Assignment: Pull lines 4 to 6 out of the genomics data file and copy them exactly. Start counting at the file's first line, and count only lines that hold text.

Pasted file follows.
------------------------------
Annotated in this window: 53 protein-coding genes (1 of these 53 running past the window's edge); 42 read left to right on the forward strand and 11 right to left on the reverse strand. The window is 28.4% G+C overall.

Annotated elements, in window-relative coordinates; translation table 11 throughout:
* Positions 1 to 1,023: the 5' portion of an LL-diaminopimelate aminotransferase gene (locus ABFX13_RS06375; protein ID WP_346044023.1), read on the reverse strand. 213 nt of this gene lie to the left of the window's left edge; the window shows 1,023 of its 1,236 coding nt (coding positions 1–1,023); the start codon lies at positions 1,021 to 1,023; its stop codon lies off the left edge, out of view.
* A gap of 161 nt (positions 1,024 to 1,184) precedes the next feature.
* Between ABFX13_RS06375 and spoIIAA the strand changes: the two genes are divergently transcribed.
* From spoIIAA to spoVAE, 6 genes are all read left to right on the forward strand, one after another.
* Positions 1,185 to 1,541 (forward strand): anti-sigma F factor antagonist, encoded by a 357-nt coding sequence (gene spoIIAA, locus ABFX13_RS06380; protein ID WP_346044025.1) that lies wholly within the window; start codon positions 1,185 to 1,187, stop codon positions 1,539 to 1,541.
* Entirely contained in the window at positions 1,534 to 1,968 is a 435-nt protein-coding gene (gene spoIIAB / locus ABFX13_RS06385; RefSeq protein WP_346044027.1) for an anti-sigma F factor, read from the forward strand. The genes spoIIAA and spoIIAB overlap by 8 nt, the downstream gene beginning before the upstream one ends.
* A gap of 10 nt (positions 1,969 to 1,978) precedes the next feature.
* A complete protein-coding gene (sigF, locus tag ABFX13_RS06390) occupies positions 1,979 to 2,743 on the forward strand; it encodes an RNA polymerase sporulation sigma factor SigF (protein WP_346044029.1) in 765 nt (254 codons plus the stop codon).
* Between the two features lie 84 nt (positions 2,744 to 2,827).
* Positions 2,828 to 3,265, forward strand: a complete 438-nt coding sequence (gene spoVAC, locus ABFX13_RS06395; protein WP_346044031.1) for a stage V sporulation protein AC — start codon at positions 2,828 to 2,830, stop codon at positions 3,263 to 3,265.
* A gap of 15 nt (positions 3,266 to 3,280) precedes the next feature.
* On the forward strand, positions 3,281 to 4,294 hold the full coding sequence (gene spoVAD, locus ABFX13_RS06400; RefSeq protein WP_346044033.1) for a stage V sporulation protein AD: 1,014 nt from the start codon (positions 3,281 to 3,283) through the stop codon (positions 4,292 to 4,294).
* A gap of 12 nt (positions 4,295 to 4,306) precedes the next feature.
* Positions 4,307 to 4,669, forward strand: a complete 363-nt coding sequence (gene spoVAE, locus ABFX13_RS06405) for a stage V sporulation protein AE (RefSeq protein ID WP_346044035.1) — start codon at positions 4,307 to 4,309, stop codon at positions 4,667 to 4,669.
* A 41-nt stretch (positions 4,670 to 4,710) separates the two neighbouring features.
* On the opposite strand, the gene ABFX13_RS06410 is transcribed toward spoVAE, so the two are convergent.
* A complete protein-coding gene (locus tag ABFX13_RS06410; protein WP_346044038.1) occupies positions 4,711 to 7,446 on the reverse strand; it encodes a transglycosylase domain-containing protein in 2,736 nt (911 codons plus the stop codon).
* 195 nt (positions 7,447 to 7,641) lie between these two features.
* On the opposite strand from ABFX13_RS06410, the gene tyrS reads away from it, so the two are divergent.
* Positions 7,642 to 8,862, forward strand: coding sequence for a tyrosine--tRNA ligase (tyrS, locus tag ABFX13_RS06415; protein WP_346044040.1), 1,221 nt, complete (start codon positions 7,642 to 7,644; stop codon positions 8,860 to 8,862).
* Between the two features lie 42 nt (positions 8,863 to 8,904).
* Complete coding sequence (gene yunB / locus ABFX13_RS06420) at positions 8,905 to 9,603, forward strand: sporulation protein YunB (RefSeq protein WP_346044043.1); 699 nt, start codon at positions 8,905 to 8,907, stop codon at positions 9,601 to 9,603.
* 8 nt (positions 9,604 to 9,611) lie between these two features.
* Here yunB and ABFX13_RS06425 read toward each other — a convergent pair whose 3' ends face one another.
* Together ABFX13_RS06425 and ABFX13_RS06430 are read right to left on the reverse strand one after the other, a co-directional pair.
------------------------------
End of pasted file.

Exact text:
* A gap of 161 nt (positions 1,024 to 1,184) precedes the next feature.
* Between ABFX13_RS06375 and spoIIAA the strand changes: the two genes are divergently transcribed.
* From spoIIAA to spoVAE, 6 genes are all read left to right on the forward strand, one after another.